Counselling psychology in the Church : potential and practice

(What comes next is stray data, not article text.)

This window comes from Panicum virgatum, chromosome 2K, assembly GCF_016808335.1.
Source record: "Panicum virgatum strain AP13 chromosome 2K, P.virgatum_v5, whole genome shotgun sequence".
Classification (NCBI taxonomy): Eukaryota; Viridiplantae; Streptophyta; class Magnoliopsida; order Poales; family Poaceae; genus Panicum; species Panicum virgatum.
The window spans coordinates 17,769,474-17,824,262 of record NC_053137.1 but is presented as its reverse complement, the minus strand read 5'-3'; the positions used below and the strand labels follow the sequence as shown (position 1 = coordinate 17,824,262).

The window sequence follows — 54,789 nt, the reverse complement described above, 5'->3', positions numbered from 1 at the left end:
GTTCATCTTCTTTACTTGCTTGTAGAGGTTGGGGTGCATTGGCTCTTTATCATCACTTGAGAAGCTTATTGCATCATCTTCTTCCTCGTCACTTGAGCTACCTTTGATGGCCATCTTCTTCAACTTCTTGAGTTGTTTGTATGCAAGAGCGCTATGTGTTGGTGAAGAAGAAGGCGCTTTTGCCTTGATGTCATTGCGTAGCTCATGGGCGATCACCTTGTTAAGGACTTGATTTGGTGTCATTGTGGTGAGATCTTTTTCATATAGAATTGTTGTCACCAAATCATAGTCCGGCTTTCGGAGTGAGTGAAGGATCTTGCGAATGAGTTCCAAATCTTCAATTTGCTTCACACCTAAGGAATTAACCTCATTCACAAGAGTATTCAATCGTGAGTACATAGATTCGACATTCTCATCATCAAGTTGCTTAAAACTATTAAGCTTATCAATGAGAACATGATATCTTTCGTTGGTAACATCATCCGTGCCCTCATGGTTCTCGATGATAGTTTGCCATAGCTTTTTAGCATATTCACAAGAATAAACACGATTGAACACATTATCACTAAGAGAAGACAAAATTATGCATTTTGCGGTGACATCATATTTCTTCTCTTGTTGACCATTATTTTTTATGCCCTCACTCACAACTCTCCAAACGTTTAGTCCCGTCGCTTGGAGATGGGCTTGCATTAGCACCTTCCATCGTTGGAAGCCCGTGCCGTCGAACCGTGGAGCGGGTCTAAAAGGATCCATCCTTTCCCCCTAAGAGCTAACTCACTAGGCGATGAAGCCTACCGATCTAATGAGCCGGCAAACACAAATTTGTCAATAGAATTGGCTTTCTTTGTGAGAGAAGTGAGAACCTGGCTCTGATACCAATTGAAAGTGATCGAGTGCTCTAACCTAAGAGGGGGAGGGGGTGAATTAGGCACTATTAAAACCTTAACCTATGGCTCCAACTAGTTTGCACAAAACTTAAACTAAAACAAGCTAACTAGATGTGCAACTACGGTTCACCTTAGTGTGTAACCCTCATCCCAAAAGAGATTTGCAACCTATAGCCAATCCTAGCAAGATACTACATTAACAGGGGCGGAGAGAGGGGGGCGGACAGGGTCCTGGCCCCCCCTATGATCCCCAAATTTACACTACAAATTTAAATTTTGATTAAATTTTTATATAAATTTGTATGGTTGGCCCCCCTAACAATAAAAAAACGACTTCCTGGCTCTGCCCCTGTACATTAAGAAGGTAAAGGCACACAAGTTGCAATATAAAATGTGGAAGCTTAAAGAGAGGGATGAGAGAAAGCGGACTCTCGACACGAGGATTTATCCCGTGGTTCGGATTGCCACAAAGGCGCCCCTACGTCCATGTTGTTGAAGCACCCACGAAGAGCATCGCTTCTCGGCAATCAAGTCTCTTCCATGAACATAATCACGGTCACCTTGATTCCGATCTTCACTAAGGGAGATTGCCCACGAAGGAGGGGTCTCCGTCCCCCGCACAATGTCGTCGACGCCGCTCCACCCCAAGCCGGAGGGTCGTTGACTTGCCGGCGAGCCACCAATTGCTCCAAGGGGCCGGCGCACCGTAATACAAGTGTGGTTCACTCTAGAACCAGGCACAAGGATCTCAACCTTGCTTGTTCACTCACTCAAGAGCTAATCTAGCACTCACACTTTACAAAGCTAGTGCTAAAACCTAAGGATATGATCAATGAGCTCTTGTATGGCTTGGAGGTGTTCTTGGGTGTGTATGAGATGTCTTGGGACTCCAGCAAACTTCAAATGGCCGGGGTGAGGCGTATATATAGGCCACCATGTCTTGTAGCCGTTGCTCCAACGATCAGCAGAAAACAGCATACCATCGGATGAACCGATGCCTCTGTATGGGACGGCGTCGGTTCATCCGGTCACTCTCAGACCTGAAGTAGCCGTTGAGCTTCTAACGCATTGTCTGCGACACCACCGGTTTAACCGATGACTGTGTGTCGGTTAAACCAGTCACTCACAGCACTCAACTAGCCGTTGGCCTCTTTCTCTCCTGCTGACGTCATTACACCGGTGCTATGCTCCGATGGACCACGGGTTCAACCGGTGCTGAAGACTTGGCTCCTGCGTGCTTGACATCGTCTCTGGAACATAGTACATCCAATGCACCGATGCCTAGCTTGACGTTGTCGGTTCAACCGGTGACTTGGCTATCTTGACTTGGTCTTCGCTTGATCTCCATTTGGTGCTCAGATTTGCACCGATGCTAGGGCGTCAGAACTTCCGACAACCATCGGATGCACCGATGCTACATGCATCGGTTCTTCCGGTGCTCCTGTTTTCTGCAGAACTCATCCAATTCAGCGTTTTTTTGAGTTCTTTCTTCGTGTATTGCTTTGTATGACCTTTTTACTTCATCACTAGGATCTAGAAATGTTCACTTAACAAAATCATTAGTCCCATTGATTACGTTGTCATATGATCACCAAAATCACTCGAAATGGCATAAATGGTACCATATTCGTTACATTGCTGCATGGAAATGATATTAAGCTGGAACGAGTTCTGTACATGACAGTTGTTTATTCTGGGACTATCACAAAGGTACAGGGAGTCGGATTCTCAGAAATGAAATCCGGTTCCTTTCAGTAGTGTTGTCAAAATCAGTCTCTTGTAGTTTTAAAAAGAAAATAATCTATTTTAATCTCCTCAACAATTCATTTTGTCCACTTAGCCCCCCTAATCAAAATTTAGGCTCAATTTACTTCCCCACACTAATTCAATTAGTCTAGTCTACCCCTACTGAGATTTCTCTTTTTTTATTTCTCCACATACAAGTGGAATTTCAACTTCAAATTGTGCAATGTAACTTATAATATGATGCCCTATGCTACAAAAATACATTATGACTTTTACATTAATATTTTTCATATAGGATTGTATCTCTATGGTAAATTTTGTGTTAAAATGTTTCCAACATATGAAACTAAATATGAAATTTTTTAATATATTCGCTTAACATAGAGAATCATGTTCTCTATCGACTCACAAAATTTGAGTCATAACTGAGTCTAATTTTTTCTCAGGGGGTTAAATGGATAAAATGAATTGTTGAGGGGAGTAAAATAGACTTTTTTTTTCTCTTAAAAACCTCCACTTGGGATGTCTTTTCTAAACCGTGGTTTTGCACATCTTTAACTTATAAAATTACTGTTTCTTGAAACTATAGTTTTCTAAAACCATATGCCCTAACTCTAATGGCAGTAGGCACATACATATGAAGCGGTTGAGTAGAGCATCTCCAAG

This case study describes the organisation inherent in the initiation and development of a counselling service in the Church of England Diocese of Gloucester. The aim was to provide counselling for clergy and their families which was based on professional standards of counselling psychology for both the client and the organisation of the diocese. The history of the situation in the diocese and the author's prior involvement which had led to this initiative are recorded in the background to this study in Appendix 1. This describes how the need for an organised professional counselling service had become increasingly evident as a result of-, [i] a vacuum left by the breakdown of the previous network of professionally unqualified helpers [ii] the growing incidence of clergy client work [iii] the bishop's need for clergy psychological assessment to assist in his decision making [iv] the lessons learned from the experience of the Diocese of Sheffield. [v] the need for competent practice by professionally qualified and supervised counsellors. The author became increasingly aware that such a counselling service needed to be formally and clearly structured, easily accessible, and reflect both high standards of counselling from the profession of counselling psychology for the client and also the theory and research which was currently emerging about counselling in organisations. The clergy counselling service aimed to be tailor-made to suit the size, culture, ministry, location and workforce of the diocese. The Dioceseo Gloucester is a predominantly rural diocese. It comprises a large part of the Cotswolds with their traditionally wealthy farming communities, the Forest of Dean which is an impoverished former mining area, and the large towns of Cheltenham and Gloucester between the two. The diocese has 325 parishes 238 licensed clergy and 225 licensed( lay) Readers.